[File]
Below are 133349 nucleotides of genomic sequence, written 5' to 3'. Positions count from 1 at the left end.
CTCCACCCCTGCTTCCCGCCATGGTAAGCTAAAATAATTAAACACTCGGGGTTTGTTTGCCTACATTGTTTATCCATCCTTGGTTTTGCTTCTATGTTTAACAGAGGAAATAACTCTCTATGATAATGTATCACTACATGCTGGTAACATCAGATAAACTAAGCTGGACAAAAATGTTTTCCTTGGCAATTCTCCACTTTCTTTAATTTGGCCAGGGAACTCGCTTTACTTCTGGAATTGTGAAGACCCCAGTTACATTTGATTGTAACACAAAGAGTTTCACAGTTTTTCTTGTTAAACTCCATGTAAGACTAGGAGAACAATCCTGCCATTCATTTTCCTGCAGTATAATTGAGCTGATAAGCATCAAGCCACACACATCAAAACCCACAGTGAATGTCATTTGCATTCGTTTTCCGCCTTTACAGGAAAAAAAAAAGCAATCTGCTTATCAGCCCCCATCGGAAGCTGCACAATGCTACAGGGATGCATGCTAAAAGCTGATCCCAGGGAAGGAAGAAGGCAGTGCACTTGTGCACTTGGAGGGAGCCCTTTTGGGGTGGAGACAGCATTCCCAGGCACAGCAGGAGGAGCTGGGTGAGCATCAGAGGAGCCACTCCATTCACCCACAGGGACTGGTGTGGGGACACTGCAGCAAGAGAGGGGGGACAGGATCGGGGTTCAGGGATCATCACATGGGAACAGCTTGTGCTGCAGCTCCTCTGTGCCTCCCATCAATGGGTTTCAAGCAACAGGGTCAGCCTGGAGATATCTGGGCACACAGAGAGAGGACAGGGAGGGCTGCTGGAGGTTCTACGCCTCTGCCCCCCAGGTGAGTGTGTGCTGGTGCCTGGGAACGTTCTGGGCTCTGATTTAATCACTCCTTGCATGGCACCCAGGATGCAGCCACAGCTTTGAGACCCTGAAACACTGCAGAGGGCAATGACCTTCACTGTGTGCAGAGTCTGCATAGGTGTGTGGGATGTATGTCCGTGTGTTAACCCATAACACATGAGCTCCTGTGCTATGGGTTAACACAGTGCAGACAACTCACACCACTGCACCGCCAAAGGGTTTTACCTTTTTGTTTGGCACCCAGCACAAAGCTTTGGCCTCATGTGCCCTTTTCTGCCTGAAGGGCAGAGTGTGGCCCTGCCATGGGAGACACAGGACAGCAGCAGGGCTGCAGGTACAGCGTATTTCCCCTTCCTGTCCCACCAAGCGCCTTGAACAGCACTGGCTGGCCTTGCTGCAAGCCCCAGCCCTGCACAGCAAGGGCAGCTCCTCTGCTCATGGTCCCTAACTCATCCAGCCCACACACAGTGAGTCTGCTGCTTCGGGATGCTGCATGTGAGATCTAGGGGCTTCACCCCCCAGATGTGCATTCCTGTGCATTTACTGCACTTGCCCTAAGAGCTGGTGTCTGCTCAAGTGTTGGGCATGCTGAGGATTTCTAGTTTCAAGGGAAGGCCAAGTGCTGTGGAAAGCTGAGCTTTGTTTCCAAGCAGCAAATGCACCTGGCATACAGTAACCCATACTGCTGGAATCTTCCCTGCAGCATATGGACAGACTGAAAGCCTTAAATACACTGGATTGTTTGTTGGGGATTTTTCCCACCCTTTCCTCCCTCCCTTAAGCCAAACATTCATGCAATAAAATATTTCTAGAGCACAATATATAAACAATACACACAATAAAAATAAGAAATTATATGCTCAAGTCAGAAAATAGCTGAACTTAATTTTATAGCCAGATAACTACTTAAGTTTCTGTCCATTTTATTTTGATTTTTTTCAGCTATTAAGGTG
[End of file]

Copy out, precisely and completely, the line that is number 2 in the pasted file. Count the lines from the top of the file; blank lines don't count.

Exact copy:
CTCCACCCCTGCTTCCCGCCATGGTAAGCTAAAATAATTAAACACTCGGGGTTTGTTTGCCTACATTGTTTATCCATCCTTGGTTTTGCTTCTATGTTTAACAGAGGAAATAACTCTCTATGATAATGTATCACTACATGCTGGTAACATCAGATAAACTAAGCTGGACAAAAATGTTTTCCTTGGCAATTCTCCACTTTCTTTAATTTGGCCAGGGAACTCGCTTTACTTCTGGAATTGTGAAGACCCCAGTTACATTTGATTGTAACACAAAGAGTTTCACAGTTTTTCTTGTTAAACTCCATGTAAGACTAGGAGAACAATCCTGCCATTCATTTTCCTGCAGTATAATTGAGCTGATAAGCATCAAGCCACACACATCAAAACCCACAGTGAATGTCATTTGCATTCGTTTTCCGCCTTTACAGGAAAAAAAAAAGCAATCTGCTTATCAGCCCCCATCGGAAGCTGCACAATGCTACAGGGATGCATGCTAAAAGCTGATCCCAGGGAAGGAAGAAGGCAGTGCACTTGTGCACTTGGAGGGAGCCCTTTTGGGGTGGAGACAGCATTCCCAGGCACAGCAGGAGGAGCTGGGTGAGCATCAGAGGAGCCACTCCATTCACCCACAGGGACTGGTGTGGGGACACTGCAGCAAGAGAGGGGGGACAGGATCGGGGTTCAGGGATCATCACATGGGAACAGCTTGTGCTGCAGCTCCTCTGTGCCTCCCATCAATGGGTTTCAAGCAACAGGGTCAGCCTGGAGATATCTGGGCACACAGAGAGAGGACAGGGAGGGCTGCTGGAGGTTCTACGCCTCTGCCCCCCAGGTGAGTGTGTGCTGGTGCCTGGGAACGTTCTGGGCTCTGATTTAATCACTCCTTGCATGGCACCCAGGATGCAGCCACAGCTTTGAGACCCTGAAACACTGCAGAGGGCAATGACCTTCACTGTGTGCAGAGTCTGCATAGGTGTGTGGGATGTATGTCCGTGTGTTAACCCATAACACATGAGCTCCTGTGCTATGGGTTAACACAGTGCAGACAACTCACACCACTGCACCGCCAAAGGGTTTTACCTTTTTGTTTGGCACCCAGCACAAAGCTTTGGCCTCATGTGCCCTTTTCTGCCTGAAGGGCAGAGTGTGGCCCTGCCATGGGAGACACAGGACAGCAGCAGGGCTGCAGGTACAGCGTATTTCCCCTTCCTGTCCCACCAAGCGCCTTGAACAGCACTGGCTGGCCTTGCTGCAAGCCCCAGCCCTGCACAGCAAGGGCAGCTCCTCTGCTCATGGTCCCTAACTCATCCAGCCCACACACAGTGAGTCTGCTGCTTCGGGATGCTGCATGTGAGATCTAGGGGCTTCACCCCCCAGATGTGCATTCCTGTGCATTTACTGCACTTGCCCTAAGAGCTGGTGTCTGCTCAAGTGTTGGGCATGCTGAGGATTTCTAGTTTCAAGGGAAGGCCAAGTGCTGTGGAAAGCTGAGCTTTGTTTCCAAGCAGCAAATGCACCTGGCATACAGTAACCCATACTGCTGGAATCTTCCCTGCAGCATATGGACAGACTGAAAGCCTTAAATACACTGGATTGTTTGTTGGGGATTTTTCCCACCCTTTCCTCCCTCCCTTAAGCCAAACATTCATGCAATAAAATATTTCTAGAGCACAATATATAAACAATACACACAATAAAAATAAGAAATTATATGCTCAAGTCAGAAAATAGCTGAACTTAATTTTATAGCCAGATAACTACTTAAGTTTCTGTCCATTTTATTTTGATTTTTTTCAGCTATTAAGGTG